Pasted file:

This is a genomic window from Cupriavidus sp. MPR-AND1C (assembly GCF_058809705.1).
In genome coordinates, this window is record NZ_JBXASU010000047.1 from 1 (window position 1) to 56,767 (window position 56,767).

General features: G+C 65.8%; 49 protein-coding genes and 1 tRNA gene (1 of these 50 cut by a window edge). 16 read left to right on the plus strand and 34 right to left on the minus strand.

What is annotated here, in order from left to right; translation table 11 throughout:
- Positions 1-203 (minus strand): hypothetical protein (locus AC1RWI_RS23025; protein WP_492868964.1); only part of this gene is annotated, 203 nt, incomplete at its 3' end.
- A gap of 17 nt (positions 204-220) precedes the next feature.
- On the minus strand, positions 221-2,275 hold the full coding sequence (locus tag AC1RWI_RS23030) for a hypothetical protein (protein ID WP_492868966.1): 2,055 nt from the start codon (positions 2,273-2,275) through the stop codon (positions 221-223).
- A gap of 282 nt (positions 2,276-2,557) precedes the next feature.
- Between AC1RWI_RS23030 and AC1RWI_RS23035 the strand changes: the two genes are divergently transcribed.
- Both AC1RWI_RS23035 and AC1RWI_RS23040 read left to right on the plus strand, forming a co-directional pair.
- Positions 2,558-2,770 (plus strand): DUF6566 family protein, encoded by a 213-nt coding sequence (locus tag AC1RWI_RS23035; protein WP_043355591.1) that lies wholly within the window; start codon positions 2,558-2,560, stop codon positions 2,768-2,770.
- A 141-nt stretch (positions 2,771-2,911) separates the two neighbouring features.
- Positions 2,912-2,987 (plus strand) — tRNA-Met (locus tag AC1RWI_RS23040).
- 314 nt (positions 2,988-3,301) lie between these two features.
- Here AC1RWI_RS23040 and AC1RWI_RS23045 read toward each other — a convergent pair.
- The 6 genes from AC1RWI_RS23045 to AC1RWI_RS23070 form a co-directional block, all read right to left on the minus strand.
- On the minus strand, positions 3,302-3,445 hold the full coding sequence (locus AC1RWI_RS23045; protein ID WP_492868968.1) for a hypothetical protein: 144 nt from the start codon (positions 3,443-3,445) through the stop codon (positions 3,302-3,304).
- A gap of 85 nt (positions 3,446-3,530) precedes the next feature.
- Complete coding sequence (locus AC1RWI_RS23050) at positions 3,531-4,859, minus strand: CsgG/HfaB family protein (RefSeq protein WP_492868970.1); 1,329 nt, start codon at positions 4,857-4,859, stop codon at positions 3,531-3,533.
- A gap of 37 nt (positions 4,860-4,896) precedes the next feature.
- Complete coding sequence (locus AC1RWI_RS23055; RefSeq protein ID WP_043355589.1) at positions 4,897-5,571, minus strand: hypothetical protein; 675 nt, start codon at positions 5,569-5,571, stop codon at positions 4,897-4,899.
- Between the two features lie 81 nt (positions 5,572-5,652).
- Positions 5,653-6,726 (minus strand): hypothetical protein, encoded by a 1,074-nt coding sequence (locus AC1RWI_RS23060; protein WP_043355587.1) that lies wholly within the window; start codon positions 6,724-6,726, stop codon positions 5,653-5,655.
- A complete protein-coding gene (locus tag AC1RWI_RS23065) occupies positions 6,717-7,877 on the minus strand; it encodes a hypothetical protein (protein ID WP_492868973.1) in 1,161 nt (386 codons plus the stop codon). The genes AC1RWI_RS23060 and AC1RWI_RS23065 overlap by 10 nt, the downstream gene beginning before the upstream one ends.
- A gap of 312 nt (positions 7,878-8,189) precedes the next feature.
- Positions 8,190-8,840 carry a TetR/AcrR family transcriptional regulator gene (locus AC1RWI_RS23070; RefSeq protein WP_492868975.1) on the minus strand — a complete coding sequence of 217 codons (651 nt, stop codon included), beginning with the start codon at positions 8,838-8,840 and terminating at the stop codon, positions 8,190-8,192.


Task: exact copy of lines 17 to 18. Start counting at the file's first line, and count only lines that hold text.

- On the minus strand, positions 3,302-3,445 hold the full coding sequence (locus AC1RWI_RS23045; protein ID WP_492868968.1) for a hypothetical protein: 144 nt from the start codon (positions 3,443-3,445) through the stop codon (positions 3,302-3,304).
- A gap of 85 nt (positions 3,446-3,530) precedes the next feature.